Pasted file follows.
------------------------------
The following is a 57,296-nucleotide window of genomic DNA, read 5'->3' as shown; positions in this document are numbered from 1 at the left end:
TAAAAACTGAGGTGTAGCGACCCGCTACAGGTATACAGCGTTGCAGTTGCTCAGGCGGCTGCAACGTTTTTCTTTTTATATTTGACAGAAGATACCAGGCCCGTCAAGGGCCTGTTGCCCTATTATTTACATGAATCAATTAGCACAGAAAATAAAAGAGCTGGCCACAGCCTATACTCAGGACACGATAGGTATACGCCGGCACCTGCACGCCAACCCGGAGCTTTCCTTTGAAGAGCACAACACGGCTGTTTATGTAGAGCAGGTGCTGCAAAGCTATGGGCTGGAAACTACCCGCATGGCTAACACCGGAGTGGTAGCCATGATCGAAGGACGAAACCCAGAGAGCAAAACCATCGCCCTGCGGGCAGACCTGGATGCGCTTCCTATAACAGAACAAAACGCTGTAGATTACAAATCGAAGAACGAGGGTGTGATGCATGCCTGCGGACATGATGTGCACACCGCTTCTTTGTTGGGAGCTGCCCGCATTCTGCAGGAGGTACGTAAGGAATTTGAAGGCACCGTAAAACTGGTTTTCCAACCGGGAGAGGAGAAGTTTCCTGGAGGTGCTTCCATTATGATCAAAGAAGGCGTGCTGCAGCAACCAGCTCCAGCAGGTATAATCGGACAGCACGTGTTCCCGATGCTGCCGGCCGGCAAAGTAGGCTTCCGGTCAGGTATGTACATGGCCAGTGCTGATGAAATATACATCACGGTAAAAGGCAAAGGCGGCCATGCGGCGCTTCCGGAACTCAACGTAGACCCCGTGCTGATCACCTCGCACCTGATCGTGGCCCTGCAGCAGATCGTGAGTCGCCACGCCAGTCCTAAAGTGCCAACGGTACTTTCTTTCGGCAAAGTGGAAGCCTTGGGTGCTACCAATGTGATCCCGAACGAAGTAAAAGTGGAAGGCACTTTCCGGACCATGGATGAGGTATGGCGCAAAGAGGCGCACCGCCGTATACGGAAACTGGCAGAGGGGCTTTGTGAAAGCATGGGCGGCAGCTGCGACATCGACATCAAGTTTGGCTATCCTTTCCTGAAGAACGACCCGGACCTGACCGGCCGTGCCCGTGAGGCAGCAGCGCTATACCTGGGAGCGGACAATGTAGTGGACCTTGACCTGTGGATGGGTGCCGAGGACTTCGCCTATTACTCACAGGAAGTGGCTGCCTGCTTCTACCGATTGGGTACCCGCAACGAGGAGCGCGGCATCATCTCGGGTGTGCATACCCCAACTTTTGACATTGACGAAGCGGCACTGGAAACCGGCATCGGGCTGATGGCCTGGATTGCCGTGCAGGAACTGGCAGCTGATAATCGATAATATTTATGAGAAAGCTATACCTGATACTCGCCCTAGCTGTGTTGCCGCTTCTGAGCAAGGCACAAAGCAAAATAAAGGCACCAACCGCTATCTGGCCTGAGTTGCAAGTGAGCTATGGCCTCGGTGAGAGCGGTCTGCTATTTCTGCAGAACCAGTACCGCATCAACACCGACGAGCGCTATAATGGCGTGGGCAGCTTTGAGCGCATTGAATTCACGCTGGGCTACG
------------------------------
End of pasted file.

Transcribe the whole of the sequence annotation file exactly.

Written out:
The following is a 57,296-nucleotide window of genomic DNA, read 5'->3' as shown; positions in this document are numbered from 1 at the left end:
TAAAAACTGAGGTGTAGCGACCCGCTACAGGTATACAGCGTTGCAGTTGCTCAGGCGGCTGCAACGTTTTTCTTTTTATATTTGACAGAAGATACCAGGCCCGTCAAGGGCCTGTTGCCCTATTATTTACATGAATCAATTAGCACAGAAAATAAAAGAGCTGGCCACAGCCTATACTCAGGACACGATAGGTATACGCCGGCACCTGCACGCCAACCCGGAGCTTTCCTTTGAAGAGCACAACACGGCTGTTTATGTAGAGCAGGTGCTGCAAAGCTATGGGCTGGAAACTACCCGCATGGCTAACACCGGAGTGGTAGCCATGATCGAAGGACGAAACCCAGAGAGCAAAACCATCGCCCTGCGGGCAGACCTGGATGCGCTTCCTATAACAGAACAAAACGCTGTAGATTACAAATCGAAGAACGAGGGTGTGATGCATGCCTGCGGACATGATGTGCACACCGCTTCTTTGTTGGGAGCTGCCCGCATTCTGCAGGAGGTACGTAAGGAATTTGAAGGCACCGTAAAACTGGTTTTCCAACCGGGAGAGGAGAAGTTTCCTGGAGGTGCTTCCATTATGATCAAAGAAGGCGTGCTGCAGCAACCAGCTCCAGCAGGTATAATCGGACAGCACGTGTTCCCGATGCTGCCGGCCGGCAAAGTAGGCTTCCGGTCAGGTATGTACATGGCCAGTGCTGATGAAATATACATCACGGTAAAAGGCAAAGGCGGCCATGCGGCGCTTCCGGAACTCAACGTAGACCCCGTGCTGATCACCTCGCACCTGATCGTGGCCCTGCAGCAGATCGTGAGTCGCCACGCCAGTCCTAAAGTGCCAACGGTACTTTCTTTCGGCAAAGTGGAAGCCTTGGGTGCTACCAATGTGATCCCGAACGAAGTAAAAGTGGAAGGCACTTTCCGGACCATGGATGAGGTATGGCGCAAAGAGGCGCACCGCCGTATACGGAAACTGGCAGAGGGGCTTTGTGAAAGCATGGGCGGCAGCTGCGACATCGACATCAAGTTTGGCTATCCTTTCCTGAAGAACGACCCGGACCTGACCGGCCGTGCCCGTGAGGCAGCAGCGCTATACCTGGGAGCGGACAATGTAGTGGACCTTGACCTGTGGATGGGTGCCGAGGACTTCGCCTATTACTCACAGGAAGTGGCTGCCTGCTTCTACCGATTGGGTACCCGCAACGAGGAGCGCGGCATCATCTCGGGTGTGCATACCCCAACTTTTGACATTGACGAAGCGGCACTGGAAACCGGCATCGGGCTGATGGCCTGGATTGCCGTGCAGGAACTGGCAGCTGATAATCGATAATATTTATGAGAAAGCTATACCTGATACTCGCCCTAGCTGTGTTGCCGCTTCTGAGCAAGGCACAAAGCAAAATAAAGGCACCAACCGCTATCTGGCCTGAGTTGCAAGTGAGCTATGGCCTCGGTGAGAGCGGTCTGCTATTTCTGCAGAACCAGTACCGCATCAACACCGACGAGCGCTATAATGGCGTGGGCAGCTTTGAGCGCATTGAATTCACGCTGGGCTACG